No-Hitter Memories

With history on the line, can a true O’s fan root against the home team?

By Christopher Heun

When Clay Buchholz no-hit the Birds last Saturday night in just his second major league start, I was instantly reminded of another rookie who threw a no-hitter in Memorial Stadium 16 years ago. It was a game I attended.

By the late innings of Wilson Alvarez’s no-hitter on Aug. 11, 1991, I was unsure of whether to root for history or for the home team to break it up. I have three clear memories of that day: that it was a Sunday afternoon, that Cal Ripken grounded into a double play to end it and that Rod Stewart’s “Some Guys Have All the Luck” played over the loudspeakers after the final out was recorded.

Turns out I have a bad memory. All I got right was the day of the week. I looked up the final box score and play-by-play on retrosheet.org (search by box score, then by year, then by team, then by game log) and found out that with two out in the bottom of the ninth, Cal walked. Perhaps my memory of pleading for him not to make the last out has warped slightly in my conscience. (Both he and Dewey Evans reached base twice that day, odd for a game without any hits.)

As for the music after the game, I don’t know of a resource – on the Web or anyplace else – that would record such trivia.

But according to Baseball Almanac, even Alavarez admitted that fortune was on his side that afternoon. The site quotes him as saying, “Let’s just say I got a couple lucky breaks today. That ball stayed in and they hit some bullets right at people.”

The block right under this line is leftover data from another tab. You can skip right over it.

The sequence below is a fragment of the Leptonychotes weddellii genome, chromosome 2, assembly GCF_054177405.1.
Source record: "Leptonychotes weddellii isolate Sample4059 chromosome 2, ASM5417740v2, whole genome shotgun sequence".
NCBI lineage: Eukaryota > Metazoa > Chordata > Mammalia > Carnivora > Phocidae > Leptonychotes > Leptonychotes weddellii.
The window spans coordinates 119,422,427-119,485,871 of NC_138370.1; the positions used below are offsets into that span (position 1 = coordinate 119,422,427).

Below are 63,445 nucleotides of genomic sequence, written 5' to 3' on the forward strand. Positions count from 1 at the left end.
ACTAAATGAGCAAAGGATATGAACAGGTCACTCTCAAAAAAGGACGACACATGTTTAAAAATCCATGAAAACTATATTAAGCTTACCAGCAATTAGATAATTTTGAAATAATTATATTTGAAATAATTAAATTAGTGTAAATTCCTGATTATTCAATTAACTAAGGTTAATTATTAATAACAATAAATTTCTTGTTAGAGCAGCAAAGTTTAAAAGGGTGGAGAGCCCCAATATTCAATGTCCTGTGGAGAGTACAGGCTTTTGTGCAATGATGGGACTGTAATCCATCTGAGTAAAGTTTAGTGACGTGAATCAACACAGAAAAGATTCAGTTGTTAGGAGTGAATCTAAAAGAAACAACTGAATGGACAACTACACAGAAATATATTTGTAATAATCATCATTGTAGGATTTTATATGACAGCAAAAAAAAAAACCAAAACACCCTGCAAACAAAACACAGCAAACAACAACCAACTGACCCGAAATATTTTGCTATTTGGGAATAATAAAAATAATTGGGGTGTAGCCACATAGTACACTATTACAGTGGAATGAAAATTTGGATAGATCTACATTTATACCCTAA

Like Buchholz, it was just the second major league start for Alvarez. In his first, he failed to retire any of the five batters he faced and was yanked from the game. Only one other pitcher since 1900 has thrown a no-hitter in his first or second start in the big leagues: Bobo Hollomon did it in his debut on May 6, 1953, for the St. Louis Browns at home against the Philadelphia A’s.

A few more facts about the Alvarez game: For a team that would finish in sixth place, (67-95), the 1991 Orioles still drew 40,455 that day. Maybe the final season in Memorial Stadium had something to do with it.

It wasn’t the only no-no for the Orioles that year. Nearly a month earlier, on July 13, 1991, Bob Milacki, Mike Flanagan, Mark Williamson and Gregg Olson combined to no-hit the Athletics in Oakland.

A former Memorial Stadium usher gives a detailed description of the Alvarez no-no here.

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About mptaylor11

Roar from 34, a Baltimore Orioles Blog. Humor. History. Homerism. Since 2006.
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